The number of NHS patients in Scotland who have to wait longer than they should for crucial medical tests has continued to grow.
The Scottish government says patients should not wait longer than six weeks for one of eight key diagnostic tests.
The latest statistics showed that only 78.7% of patients were seen within this timeframe between March and June this year.
This compares with 80.6% in March 2018 and 82.9% a year ago.
The figure stood at 92.2% two years ago.
The six-week standard applies to tests including endoscopies, colonoscopies, MRI and CT scans - which are often used to detect cancer.
The NHS report said the latest figures showed an "increasing trend in the number of patients waiting longer than six weeks over the past two years".
It said a total of 87,482 people were waiting for one of the eight diagnostic tests at 30 June - of whom 18,644 had been waiting longer than six weeks.
This represents an increase of 300% on the 4,750 patients who had to wait longer than six weeks in June 2016.
The overall decrease in performance was largely due to a sharp increase in average waiting times for endoscopies, with only 56.6% of people waiting for an endoscopy being seen within six weeks.
An endoscopy procedure involves a tiny camera on a long, thin, flexible tube being passed into the body. These procedures are often used to detect bowel cancers.
Cancer charities have warned that early detection can be crucial to a patient's chances of recovery, with Cancer Research UK saying the statistics suggest that the NHS in Scotland "does not have enough staff to be as effective as possible in diagnosing cancer".
The charity also said the figures were particularly concerning as demand for tests was only going to grow due to an ageing population and efforts to diagnose more people at an early stage.
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Health Secretary Jeane Freeman said the Scottish government had recently invested £6m in efforts to reduce waiting times for endoscopies, with a focus on the most urgent patients, including those with suspected cancer.
Other NHS statistics released on Tuesday showed that the percentage of patients being seen within the legally-binding 12 weeks for planned inpatient and day care treatment had fallen to a new low.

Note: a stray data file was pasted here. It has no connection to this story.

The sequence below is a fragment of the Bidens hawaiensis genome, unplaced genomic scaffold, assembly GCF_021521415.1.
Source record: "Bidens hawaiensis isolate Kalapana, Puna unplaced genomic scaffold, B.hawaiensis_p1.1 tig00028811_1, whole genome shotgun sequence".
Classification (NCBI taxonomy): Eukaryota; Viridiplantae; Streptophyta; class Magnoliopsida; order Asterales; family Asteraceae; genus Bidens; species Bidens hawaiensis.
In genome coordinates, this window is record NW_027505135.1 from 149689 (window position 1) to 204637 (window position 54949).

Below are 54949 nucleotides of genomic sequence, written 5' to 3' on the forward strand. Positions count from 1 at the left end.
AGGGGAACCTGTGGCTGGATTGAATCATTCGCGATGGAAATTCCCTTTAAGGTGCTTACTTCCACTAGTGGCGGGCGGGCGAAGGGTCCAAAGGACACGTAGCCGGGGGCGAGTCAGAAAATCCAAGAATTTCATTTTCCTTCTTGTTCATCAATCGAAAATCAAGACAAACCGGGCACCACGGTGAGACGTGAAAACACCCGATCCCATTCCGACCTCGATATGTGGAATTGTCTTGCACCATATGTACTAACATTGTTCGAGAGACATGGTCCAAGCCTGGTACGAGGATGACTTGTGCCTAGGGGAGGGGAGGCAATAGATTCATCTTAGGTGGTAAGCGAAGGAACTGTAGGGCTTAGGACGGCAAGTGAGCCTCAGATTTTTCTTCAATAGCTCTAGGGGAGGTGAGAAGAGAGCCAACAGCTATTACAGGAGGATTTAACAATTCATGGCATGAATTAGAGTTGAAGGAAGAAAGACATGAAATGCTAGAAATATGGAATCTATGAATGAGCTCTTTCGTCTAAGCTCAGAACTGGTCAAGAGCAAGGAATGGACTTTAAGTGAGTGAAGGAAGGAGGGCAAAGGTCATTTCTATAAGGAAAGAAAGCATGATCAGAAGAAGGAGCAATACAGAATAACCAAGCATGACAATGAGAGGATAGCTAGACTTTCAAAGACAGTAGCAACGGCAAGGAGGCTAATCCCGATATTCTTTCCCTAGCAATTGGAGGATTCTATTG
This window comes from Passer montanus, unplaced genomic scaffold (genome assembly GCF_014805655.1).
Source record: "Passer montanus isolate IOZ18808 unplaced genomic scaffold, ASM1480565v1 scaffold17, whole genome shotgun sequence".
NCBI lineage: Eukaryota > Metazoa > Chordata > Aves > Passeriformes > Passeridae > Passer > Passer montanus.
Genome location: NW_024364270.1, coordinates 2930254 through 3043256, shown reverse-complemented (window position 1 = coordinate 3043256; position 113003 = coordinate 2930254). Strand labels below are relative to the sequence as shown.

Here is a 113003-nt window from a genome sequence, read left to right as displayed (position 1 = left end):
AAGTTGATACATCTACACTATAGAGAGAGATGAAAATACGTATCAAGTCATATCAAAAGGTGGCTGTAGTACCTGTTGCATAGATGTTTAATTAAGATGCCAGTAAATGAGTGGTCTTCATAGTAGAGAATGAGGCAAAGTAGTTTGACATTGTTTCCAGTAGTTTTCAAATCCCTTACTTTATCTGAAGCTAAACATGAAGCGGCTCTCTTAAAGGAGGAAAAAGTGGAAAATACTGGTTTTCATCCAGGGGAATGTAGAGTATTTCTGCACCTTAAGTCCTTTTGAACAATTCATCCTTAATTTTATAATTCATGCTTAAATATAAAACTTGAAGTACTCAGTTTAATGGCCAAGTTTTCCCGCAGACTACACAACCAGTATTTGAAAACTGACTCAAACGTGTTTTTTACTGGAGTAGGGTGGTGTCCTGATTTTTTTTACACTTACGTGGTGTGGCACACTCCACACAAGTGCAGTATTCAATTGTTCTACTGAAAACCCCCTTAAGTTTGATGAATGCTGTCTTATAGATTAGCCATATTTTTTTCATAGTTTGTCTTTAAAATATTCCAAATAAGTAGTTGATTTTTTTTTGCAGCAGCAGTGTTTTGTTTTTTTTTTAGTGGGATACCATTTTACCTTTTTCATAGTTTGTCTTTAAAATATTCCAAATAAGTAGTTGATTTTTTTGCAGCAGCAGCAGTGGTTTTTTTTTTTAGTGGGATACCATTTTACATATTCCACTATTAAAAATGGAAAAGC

The figures said 74.6% of patients were seen within the 12-week treatment time guarantee (TTG) in the three months to June, compared with 75.8% during the previous quarter and 81.2% in the same period last year.
This is the lowest since the TTG was introduced in 2012 and a sharp drop from the 92.7% of eligible patients who were seen within the 12-week TTG in March 2016.
The TTG gives patients a legal right to treatment within 12 weeks for conditions such as knee and eye operations.
The statistics also showed:
- 75.1% of patients had been waiting 12 weeks or less for a new outpatient appointment - a slight improvement on the 74.9% in the previous quarter and 74.6% a year ago
- 82.8% of patients were seen within the 18-Week Referral to Treatment standard during the month ending 30 June. The target of 90% was last met four years ago.
- For the fourth quarter in a row, 100% of eligible IVF patients across Scotland started treatment within 12 months of being referred, above the target of 90%.
Scottish Labour claimed that the figures revealed "the pressure our health service is under thanks to years of SNP mismanagement".
But the Scottish government pointed to research which suggests hospital patients continue to rate the care they receive very highly.
In the latest Inpatient Experience Survey, 20,000 people answered a range of questions covering topics such as hospital environment, staff and operations.
The results showed that 86% rated their full experience positively, with more than a third of people giving their care full marks.
Ms Freeman said: "NHS investment and staffing are at historically high levels, and the record high inpatient satisfaction rates published today are a testament to the hard work of our frontline NHS staff."
She also said the government was introducing a package of measures, including £50m of additional funding to reduce long waits for treatment.